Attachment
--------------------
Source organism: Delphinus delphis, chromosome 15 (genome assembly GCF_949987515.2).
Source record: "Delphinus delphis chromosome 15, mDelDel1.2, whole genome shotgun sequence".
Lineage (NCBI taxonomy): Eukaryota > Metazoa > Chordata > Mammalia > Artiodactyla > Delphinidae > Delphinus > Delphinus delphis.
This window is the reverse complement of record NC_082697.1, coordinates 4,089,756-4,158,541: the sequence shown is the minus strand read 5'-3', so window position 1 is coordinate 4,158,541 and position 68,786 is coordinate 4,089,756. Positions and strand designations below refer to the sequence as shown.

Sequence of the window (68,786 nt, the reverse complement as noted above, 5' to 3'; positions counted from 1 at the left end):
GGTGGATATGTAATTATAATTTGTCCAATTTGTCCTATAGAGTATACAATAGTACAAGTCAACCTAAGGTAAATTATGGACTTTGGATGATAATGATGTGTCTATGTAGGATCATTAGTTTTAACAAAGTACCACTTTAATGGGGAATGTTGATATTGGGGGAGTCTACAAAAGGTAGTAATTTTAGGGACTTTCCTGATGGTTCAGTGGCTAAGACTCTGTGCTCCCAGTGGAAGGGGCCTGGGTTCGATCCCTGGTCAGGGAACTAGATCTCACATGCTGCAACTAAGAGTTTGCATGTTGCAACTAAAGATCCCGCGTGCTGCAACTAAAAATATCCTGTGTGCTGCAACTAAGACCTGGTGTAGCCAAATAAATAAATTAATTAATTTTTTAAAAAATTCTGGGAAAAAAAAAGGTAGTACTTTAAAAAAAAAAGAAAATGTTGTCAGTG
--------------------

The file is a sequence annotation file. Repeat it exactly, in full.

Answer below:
Source organism: Delphinus delphis, chromosome 15 (genome assembly GCF_949987515.2).
Source record: "Delphinus delphis chromosome 15, mDelDel1.2, whole genome shotgun sequence".
Lineage (NCBI taxonomy): Eukaryota > Metazoa > Chordata > Mammalia > Artiodactyla > Delphinidae > Delphinus > Delphinus delphis.
This window is the reverse complement of record NC_082697.1, coordinates 4,089,756-4,158,541: the sequence shown is the minus strand read 5'-3', so window position 1 is coordinate 4,158,541 and position 68,786 is coordinate 4,089,756. Positions and strand designations below refer to the sequence as shown.

Sequence of the window (68,786 nt, the reverse complement as noted above, 5' to 3'; positions counted from 1 at the left end):
GGTGGATATGTAATTATAATTTGTCCAATTTGTCCTATAGAGTATACAATAGTACAAGTCAACCTAAGGTAAATTATGGACTTTGGATGATAATGATGTGTCTATGTAGGATCATTAGTTTTAACAAAGTACCACTTTAATGGGGAATGTTGATATTGGGGGAGTCTACAAAAGGTAGTAATTTTAGGGACTTTCCTGATGGTTCAGTGGCTAAGACTCTGTGCTCCCAGTGGAAGGGGCCTGGGTTCGATCCCTGGTCAGGGAACTAGATCTCACATGCTGCAACTAAGAGTTTGCATGTTGCAACTAAAGATCCCGCGTGCTGCAACTAAAAATATCCTGTGTGCTGCAACTAAGACCTGGTGTAGCCAAATAAATAAATTAATTAATTTTTTAAAAAATTCTGGGAAAAAAAAAGGTAGTACTTTAAAAAAAAAAGAAAATGTTGTCAGTG